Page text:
Cowboy Hall of Fame

The Cowboy Hall of Fame is in Oklahoma City, OK. The statue is of Buffalo Bill. He was never a cowboy, but he had a very successful career playing a cowboy in shows throughout the United States and Western Europe in the late 19th century, when cattle drives, cowboys, and Indians had largely disappeared. What do you expect to find inside?


William F. Cody, "Buffalo Bill" (1846-1917) was the youngest and most daring pony express rider.
He served with the Cavalry in the Civil War and was chief scout for the Army in the West. Later, as a buffalo hunter for the Kansas Pacific Railroad, he killed 4,280 buffalo in 17 months, for which got him the name "Buffalo Bill." The "Buffalo Bill's Wild West Show" started in 1883 traveling throughout the USA and Europe on seven different tours. What was the consequence of buffalo hunting?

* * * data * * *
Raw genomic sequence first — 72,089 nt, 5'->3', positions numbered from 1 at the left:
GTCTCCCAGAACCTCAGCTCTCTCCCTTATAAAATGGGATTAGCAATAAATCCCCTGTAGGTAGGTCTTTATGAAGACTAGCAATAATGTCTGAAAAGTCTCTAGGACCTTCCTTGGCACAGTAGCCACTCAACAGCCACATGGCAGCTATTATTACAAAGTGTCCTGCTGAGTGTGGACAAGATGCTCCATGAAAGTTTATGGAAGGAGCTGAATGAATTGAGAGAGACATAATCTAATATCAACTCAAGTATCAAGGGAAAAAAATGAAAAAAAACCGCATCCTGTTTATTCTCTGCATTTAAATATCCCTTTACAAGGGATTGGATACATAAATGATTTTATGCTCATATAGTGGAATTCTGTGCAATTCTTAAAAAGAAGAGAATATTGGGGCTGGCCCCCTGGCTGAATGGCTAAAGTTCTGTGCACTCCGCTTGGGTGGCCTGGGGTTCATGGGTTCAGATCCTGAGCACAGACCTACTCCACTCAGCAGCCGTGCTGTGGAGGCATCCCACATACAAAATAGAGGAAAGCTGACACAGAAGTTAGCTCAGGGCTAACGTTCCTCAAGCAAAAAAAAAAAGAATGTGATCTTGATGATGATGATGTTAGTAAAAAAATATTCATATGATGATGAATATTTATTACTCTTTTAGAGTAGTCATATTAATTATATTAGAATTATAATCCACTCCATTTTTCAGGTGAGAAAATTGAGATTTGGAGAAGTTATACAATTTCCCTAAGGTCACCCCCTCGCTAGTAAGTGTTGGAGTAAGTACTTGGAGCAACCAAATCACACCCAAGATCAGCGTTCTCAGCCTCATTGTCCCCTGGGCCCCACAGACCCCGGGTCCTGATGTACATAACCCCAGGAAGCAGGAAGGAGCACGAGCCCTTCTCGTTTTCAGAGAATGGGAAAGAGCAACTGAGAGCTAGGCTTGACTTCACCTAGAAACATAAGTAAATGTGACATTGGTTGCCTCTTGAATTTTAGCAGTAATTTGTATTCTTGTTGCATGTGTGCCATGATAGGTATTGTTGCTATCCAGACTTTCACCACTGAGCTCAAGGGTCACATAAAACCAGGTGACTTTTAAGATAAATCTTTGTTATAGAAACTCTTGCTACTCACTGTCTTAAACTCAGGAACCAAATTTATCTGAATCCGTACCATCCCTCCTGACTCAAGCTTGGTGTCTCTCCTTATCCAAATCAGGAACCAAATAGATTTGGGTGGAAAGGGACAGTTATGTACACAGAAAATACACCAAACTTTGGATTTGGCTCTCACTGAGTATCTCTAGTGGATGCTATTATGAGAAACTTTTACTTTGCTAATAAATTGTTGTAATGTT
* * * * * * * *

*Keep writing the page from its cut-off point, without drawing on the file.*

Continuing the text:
Killing Buffalo. About 60 million buffalo roamed the Great Plains before Europeans arrived. Within the first 2 years of the coming of the railroad in the 1870s, 3 million buffalo were killed on the northern Great Plains by white "buffalo hunters" who sold the bones for fertilizer, hooves for glue, horns for buttons, and hides for leather in eastern cities. The buffalo herds in the southern Great Plains were destroyed within one year! The U.S. government even provided some of the "buffalo hunters" with free ammunition. Without their principal source of food --  the buffalo -- the Great Plains Indian nations were forced onto reservations by 1874 and fed rations by the U.S. government. [Source: PBS, The West, September 1996.]